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Bacteria[ edit ] The Gram-negative bacterium that causes typhoid fever is Salmonella enterica subsp. Typhi are ST1 and ST2, which are currently widespread globally. This scheme re-classified the nomemclature of H58 to genotype 4. In epidemics and less wealthy countries, after excluding malaria , dysentery , or pneumonia , a therapeutic trial time with chloramphenicol is generally undertaken while awaiting the results of the Widal test and cultures of the blood and stool.

In this test, the serum is mixed with a dead bacterial suspension of salmonella having specific antigens on it. If clumping does not occur then the test is negative.

The Widal test is time-consuming and prone to significant false positive results. The test may also be falsely negative in the early course of illness.

However, unlike the Typhidot test, the Widal test quantifies the specimen with titres. This test is carried out on a cellulose nitrate membrane where a specific S. It separately identifies IgM and IgG antibodies. IgM shows recent infection whereas IgG signifies remote infection. The sample pad of this kit contains colloidal gold-anti-human IgG or gold-anti-human IgM. If the sample contains IgG and IgM antibodies against those antigens then they will react and get turned into red color.

This complex will continue to move forward and the IgG and IgM antibodies will get attached to the first test line where IgG and IgM antigens are present giving a pink-purplish colored band. This complex will continue to move further and reach the control line which consists of rabbit anti-mouse antibody which bends the mouse anti-human IgG or IgM antibodies.

The main purpose of the control line is to indicate a proper migration and reagent color. The typhidot test becomes positive within 2—3 days of infection.

Two colored bands indicate a positive test. Single-band of control line indicates a negative test. Single-band of first fixed line or no bands at all indicates invalid tests. The most important limitation of this test is that it is not quantitative and the result is only positive or negative. During the test, if antibodies are present in the serum then they will get attached to the brown magnetic particles and settle down at the base and the blue indicator particles remain up in the solution giving a blue color that indicates positivity of the test.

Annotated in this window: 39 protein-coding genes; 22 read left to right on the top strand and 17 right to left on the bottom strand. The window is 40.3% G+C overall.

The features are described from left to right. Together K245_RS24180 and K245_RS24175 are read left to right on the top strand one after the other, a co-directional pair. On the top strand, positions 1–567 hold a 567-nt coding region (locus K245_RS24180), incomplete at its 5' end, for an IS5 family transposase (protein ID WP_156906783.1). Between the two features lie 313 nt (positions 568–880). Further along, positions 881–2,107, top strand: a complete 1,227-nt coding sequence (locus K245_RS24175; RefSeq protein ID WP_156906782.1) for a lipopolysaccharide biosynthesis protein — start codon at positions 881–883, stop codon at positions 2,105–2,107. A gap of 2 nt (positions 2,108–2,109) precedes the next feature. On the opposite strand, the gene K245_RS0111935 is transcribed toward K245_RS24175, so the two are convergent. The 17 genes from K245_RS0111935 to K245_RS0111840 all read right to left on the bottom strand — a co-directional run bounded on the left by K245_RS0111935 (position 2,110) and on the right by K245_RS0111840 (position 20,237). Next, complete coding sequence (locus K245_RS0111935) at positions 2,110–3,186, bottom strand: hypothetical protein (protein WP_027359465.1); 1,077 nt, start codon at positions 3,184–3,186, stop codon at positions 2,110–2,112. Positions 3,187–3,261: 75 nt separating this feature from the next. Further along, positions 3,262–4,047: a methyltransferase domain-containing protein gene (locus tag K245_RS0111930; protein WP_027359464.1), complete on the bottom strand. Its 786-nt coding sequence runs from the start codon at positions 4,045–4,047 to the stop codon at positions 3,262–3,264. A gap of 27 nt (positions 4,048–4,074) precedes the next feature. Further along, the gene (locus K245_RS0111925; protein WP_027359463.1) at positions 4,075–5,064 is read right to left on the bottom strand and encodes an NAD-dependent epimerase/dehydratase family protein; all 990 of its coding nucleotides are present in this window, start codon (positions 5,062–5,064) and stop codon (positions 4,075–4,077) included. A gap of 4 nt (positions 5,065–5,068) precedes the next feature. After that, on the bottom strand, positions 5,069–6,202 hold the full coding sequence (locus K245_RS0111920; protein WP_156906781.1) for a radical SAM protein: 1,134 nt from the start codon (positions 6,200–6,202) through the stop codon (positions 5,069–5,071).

If the serum does not have an antibody in it then the blue particle gets attached to the brown particles and settled down at the bottom giving no color to the solution which means the test is negative and they do not have typhoid. It can only spread in environments where human feces are able to come into contact with food or drinking water.

Careful food preparation and washing of hands are crucial to prevent typhoid. Industrialization, and in particular, the invention of the automobile, contributed greatly to the elimination of typhoid fever, as it eliminated the public-health hazards associated with having horse manure in public streets, which led to large number of flies, [27] which are known as vectors of many pathogens, including Salmonella spp.

Both are efficacious and recommended for travellers to areas where typhoid is endemic. Boosters are recommended every five years for the oral vaccine and every two years for the injectable form. Vaccinations have proven to be a great way at controlling outbreaks in high incidence areas. Just as important, it is also very cost-effective.

Because the price is low, poverty-stricken communities are more willing to take advantage of the vaccinations. The ViPS vaccine is given via injection, while the Ty21a is taken through capsules.

The two different vaccines have been proven as a safe and effective treatment for epidemic disease control in multiple regions. Antibiotics, such as ampicillin , chloramphenicol, trimethoprim-sulfamethoxazole , amoxicillin , and ciprofloxacin, have been commonly used to treat typhoid fever. The highest case fatality rates are reported in children under 4 years. Small-bowel resection is indicated for patients with multiple perforations.

If antibiotic treatment fails to eradicate the hepatobiliary carriage, the gallbladder should be resected. Cholecystectomy is sometimes successful, especially in patients with gallstones , but is not always successful in eradicating the carrier state because of persisting hepatic infection.

Many centres are shifting from using ciprofloxacin as the first line for treating suspected typhoid originating in South America, India, Pakistan, Bangladesh, Thailand, or Vietnam. For these people, the recommended first-line treatment is ceftriaxone. Also, azithromycin has been suggested to be better at treating resistant typhoid in populations than both fluoroquinolone drugs and ceftriaxone.

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